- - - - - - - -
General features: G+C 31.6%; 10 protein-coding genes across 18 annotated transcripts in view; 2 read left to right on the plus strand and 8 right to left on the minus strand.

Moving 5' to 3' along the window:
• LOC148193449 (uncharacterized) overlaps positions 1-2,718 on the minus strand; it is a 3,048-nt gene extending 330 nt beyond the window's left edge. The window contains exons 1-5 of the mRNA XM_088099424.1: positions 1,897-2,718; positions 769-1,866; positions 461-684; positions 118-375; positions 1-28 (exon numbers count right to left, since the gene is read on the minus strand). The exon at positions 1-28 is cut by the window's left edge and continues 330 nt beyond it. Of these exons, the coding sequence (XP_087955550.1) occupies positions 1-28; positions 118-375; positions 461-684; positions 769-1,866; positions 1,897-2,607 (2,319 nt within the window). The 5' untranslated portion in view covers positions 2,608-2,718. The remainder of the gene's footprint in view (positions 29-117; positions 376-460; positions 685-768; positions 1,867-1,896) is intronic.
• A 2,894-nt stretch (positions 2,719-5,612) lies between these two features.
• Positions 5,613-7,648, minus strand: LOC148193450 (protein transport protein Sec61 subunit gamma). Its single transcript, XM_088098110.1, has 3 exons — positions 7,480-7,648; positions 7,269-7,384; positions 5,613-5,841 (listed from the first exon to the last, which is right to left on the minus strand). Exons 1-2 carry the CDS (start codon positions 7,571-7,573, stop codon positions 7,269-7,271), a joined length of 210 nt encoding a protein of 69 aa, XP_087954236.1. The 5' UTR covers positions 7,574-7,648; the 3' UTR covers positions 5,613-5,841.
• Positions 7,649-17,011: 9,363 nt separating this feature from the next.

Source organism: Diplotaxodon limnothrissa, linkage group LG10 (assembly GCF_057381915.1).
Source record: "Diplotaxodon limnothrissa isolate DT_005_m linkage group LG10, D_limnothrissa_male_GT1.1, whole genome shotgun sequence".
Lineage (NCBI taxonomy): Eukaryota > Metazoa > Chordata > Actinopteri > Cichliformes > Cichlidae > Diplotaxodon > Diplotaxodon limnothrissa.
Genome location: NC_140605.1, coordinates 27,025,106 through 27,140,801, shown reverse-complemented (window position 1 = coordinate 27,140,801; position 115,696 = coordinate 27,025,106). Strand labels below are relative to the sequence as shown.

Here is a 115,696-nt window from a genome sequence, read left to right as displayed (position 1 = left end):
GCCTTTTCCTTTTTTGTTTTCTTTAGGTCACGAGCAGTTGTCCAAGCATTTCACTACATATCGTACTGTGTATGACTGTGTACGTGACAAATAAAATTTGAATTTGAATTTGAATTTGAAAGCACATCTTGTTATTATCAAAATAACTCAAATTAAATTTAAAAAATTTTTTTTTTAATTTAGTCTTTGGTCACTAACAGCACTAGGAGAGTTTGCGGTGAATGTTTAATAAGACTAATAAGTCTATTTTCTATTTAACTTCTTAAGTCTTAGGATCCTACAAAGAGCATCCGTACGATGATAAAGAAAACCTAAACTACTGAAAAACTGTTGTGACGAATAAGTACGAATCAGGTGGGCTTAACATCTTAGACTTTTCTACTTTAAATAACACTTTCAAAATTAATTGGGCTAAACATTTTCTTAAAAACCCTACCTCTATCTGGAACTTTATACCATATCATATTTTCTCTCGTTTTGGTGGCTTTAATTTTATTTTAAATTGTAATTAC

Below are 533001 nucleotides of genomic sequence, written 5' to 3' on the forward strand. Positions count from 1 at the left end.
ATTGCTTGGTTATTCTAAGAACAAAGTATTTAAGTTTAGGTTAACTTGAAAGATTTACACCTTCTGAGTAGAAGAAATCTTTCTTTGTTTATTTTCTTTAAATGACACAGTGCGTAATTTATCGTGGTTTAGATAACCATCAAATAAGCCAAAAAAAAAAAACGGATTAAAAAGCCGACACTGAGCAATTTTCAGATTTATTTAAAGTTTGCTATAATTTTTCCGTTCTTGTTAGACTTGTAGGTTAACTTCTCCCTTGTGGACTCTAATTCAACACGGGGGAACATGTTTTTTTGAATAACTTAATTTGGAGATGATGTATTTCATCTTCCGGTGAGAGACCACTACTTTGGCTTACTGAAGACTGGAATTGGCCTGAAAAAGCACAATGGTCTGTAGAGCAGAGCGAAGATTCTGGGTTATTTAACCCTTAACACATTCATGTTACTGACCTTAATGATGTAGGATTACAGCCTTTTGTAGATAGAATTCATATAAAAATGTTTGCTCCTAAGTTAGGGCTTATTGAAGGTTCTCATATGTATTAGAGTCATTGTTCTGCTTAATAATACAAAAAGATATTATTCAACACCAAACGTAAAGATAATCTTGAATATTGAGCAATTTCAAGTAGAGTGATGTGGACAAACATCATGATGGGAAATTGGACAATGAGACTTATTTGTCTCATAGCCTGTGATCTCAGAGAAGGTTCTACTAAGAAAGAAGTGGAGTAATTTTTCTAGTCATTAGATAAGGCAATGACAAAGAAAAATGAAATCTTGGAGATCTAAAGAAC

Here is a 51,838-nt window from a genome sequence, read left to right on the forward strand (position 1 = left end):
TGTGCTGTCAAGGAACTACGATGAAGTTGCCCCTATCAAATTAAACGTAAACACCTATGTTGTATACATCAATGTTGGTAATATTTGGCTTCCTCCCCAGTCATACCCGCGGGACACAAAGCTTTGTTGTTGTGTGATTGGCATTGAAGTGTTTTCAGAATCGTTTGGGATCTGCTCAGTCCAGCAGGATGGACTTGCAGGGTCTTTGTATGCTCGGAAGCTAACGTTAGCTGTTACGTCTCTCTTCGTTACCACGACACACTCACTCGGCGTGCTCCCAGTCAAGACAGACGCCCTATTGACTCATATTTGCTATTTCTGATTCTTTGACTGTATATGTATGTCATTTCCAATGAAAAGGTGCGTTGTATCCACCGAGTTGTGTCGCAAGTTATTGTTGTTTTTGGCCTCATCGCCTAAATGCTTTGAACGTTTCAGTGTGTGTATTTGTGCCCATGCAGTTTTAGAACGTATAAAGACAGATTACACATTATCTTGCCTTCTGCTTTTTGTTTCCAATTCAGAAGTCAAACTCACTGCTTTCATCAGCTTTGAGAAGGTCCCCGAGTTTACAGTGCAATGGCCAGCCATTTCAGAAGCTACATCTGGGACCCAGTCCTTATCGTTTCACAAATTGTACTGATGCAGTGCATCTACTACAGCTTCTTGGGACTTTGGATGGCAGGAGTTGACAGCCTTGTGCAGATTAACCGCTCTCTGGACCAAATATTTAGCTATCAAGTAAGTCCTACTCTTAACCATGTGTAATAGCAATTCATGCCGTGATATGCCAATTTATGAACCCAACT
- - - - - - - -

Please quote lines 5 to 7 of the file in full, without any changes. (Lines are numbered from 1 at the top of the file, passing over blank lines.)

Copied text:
• Positions 5,613-7,648, minus strand: LOC148193450 (protein transport protein Sec61 subunit gamma). Its single transcript, XM_088098110.1, has 3 exons — positions 7,480-7,648; positions 7,269-7,384; positions 5,613-5,841 (listed from the first exon to the last, which is right to left on the minus strand). Exons 1-2 carry the CDS (start codon positions 7,571-7,573, stop codon positions 7,269-7,271), a joined length of 210 nt encoding a protein of 69 aa, XP_087954236.1. The 5' UTR covers positions 7,574-7,648; the 3' UTR covers positions 5,613-5,841.
• Positions 7,649-17,011: 9,363 nt separating this feature from the next.

Source organism: Diplotaxodon limnothrissa, linkage group LG10 (assembly GCF_057381915.1).